Can Sessions Turn Off the Faucet?

Attorney General tries to prove he’s not “very weak” on leaks.

German Chancellor Angela Merkel greets US President Donald Trump  prior to the start of the first working session of the G20 meeting in Hamburg, northern Germany, on July 7.
Leaders of the world's top economies will gather from July 7 to 8, 2017 in Germany for likely the stormiest G20 summit in years, with disagreements ranging from wars to climate change and global trade. / AFP PHOTO / POOL / IAN LANGSDON        (Photo credit should read IAN LANGSDON/AFP/Getty Images)
German Chancellor Angela Merkel greets US President Donald Trump prior to the start of the first working session of the G20 meeting in Hamburg, northern Germany, on July 7. Leaders of the world's top economies will gather from July 7 to 8, 2017 in Germany for likely the stormiest G20 summit in years, with disagreements ranging from wars to climate change and global trade. / AFP PHOTO / POOL / IAN LANGSDON (Photo credit should read IAN LANGSDON/AFP/Getty Images)
German Chancellor Angela Merkel greets US President Donald Trump prior to the start of the first working session of the G20 meeting in Hamburg, northern Germany, on July 7. Leaders of the world's top economies will gather from July 7 to 8, 2017 in Germany for likely the stormiest G20 summit in years, with disagreements ranging from wars to climate change and global trade. / AFP PHOTO / POOL / IAN LANGSDON (Photo credit should read IAN LANGSDON/AFP/Getty Images)

On the heels of the Washington Post’s release of leaked transcripts of the president’s calls with foreign leaders, Attorney General Jeff Sessions held a press conference last week announcing the Justice Department’s intent to aggressively pursue criminal charges against leakers plaguing the Donald Trump administration. The press conference appeared designed to please the president, who had previously called his attorney general “very weak” on the issue.

On this week’s first episode of The E.R., FP’s executive editor for news Sharon Weinberger is joined by Brad Moss, Trevor Timm, and FP’s Jenna McLaughlin to debate the flood of recent leaks and the administration’s response. The president says leaks “pose a grave threat to our national security,” a claim often made in high-profile leak investigations dating back to the release of the Pentagon Papers. But how often do such leaks pose a legitimate threat to American security? And when, if ever, is the leaking of classified information defensible?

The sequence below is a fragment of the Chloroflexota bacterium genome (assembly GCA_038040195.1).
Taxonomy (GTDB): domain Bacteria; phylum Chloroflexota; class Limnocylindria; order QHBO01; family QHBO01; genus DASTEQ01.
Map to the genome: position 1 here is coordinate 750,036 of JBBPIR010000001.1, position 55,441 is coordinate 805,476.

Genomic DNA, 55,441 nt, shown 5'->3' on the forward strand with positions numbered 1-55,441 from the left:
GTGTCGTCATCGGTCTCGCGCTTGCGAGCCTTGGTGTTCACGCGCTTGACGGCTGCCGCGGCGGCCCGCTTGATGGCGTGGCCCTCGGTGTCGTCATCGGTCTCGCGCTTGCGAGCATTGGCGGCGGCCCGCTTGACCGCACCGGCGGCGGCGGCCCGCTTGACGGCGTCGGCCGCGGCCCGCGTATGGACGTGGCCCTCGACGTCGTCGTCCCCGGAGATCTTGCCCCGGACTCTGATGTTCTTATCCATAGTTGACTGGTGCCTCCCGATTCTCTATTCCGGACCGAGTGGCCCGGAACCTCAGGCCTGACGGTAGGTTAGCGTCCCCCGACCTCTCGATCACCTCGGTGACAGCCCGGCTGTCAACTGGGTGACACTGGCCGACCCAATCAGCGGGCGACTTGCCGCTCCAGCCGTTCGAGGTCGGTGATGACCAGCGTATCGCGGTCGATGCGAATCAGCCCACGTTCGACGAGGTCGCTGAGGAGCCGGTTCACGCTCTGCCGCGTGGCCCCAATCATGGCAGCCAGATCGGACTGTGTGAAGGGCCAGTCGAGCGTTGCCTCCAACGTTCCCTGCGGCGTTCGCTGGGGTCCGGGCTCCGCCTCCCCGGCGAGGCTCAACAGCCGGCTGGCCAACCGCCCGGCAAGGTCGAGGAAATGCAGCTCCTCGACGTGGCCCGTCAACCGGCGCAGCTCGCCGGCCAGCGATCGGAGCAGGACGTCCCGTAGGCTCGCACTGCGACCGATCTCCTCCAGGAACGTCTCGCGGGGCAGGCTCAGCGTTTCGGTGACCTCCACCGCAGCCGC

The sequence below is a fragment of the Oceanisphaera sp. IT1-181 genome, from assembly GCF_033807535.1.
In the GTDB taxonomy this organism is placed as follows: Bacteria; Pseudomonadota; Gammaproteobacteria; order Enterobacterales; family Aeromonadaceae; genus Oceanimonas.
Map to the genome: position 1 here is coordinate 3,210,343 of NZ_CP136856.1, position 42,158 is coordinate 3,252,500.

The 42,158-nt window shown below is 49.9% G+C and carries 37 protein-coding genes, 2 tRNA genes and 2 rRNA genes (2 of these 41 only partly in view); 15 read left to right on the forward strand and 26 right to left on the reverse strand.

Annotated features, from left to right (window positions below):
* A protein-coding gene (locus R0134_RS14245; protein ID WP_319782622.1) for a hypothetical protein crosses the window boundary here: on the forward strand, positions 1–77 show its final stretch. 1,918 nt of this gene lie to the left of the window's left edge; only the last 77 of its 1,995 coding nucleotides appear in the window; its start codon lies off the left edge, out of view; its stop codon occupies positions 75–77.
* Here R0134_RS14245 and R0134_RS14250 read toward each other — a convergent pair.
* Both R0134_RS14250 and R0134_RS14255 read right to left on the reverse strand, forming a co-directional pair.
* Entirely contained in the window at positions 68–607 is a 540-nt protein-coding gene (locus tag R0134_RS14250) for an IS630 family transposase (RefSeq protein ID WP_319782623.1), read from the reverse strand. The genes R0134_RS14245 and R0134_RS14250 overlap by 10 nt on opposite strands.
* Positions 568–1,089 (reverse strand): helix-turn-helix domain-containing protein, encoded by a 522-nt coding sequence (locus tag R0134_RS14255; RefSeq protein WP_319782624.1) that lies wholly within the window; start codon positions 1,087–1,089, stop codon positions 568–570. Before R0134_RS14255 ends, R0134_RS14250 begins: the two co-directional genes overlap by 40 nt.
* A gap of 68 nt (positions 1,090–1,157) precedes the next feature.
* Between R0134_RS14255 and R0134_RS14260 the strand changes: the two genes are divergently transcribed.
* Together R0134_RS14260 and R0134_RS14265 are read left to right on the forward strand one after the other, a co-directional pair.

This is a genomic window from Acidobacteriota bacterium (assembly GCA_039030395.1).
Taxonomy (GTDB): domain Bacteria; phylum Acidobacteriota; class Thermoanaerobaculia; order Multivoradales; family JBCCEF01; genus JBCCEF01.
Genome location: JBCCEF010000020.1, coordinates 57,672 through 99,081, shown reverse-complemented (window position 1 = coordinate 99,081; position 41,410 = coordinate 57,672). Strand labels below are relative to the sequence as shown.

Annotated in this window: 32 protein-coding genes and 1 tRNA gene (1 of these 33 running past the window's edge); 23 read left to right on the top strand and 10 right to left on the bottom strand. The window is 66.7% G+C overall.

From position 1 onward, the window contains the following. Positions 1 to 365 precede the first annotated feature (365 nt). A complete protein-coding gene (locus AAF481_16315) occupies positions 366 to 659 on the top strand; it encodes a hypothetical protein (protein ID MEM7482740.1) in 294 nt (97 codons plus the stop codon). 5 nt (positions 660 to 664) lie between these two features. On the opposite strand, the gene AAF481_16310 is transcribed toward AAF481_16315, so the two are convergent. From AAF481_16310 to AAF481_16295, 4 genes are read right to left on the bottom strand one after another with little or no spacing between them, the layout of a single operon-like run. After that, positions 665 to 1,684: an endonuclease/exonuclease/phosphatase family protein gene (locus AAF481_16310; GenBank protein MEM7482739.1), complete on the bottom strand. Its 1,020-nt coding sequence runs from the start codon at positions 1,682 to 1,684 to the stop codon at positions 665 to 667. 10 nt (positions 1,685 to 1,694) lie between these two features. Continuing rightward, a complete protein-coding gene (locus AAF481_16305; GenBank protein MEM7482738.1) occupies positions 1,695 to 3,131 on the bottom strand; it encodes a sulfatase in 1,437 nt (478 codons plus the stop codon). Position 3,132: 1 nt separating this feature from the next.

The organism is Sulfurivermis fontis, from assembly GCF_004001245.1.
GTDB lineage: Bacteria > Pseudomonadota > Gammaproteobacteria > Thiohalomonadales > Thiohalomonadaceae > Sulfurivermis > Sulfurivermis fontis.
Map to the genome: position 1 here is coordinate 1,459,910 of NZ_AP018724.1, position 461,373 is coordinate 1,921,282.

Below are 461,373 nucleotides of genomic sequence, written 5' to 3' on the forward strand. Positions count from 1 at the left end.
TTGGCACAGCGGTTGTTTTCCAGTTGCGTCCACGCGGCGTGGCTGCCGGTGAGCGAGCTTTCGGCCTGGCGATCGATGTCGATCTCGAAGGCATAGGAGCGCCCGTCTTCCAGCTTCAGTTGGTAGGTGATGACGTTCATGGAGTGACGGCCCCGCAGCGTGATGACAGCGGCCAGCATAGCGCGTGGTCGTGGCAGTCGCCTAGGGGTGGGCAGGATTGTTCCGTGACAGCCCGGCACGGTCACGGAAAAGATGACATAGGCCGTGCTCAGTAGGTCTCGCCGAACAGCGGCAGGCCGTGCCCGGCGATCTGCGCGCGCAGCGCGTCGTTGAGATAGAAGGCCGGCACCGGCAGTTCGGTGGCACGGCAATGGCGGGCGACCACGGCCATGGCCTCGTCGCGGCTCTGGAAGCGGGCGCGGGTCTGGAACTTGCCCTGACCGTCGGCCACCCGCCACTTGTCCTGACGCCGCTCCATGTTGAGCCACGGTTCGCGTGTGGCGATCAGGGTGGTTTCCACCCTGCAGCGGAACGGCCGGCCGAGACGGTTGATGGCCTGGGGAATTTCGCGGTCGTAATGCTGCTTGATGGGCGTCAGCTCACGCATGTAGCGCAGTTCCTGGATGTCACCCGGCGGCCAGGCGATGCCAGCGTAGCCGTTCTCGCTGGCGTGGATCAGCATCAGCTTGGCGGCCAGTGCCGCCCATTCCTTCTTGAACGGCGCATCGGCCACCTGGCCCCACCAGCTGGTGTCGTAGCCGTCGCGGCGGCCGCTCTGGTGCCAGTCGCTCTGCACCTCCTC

Bradley P. Moss is an attorney specializing in litigation on matters relating to national security, federal employment and security clearance law, and the Freedom of Information Act/Privacy Act. He is also deputy executive director of the James Madison Project. Follow him on Twitter: @BradMossEsq.

On the heels of the Washington Post’s release of leaked transcripts of the president’s calls with foreign leaders, Attorney General Jeff Sessions held a press conference last week announcing the Justice Department’s intent to aggressively pursue criminal charges against leakers plaguing the Donald Trump administration. The press conference appeared designed to please the president, who had previously called his attorney general “very weak” on the issue.

On this week’s first episode of The E.R., FP’s executive editor for news Sharon Weinberger is joined by Brad Moss, Trevor Timm, and FP’s Jenna McLaughlin to debate the flood of recent leaks and the administration’s response. The president says leaks “pose a grave threat to our national security,” a claim often made in high-profile leak investigations dating back to the release of the Pentagon Papers. But how often do such leaks pose a legitimate threat to American security? And when, if ever, is the leaking of classified information defensible?

Bradley P. Moss is an attorney specializing in litigation on matters relating to national security, federal employment and security clearance law, and the Freedom of Information Act/Privacy Act. He is also deputy executive director of the James Madison Project. Follow him on Twitter: @BradMossEsq.

Trevor Timm is a co-founder and the executive director of the Freedom of the Press Foundation. He is a journalist, activist, and lawyer who writes a weekly column for The Guardian on privacy, free speech, and national security. Follow him on Twitter: @trevortimm.

Jenna McLaughlin is FP’s intelligence reporter, focusing on the culture, dynamics, and events happening in the National Security Agency, the Central Intelligence Agency, and the other 15 members of the intelligence community. Follow her on Twitter: @JennaMC_Laugh.

Sharon Weinberger is FP’s executive editor for news. She is the author of The Imagineers of War: The Untold Story of DARPA, the Pentagon Agency That Changed the WorldFollow her on Twitter: @weinbergersa.

Tune in, now three times a week, to FP’s The E.R.

Subscribe to The E.R. and Global Thinkers podcasts on iTunes

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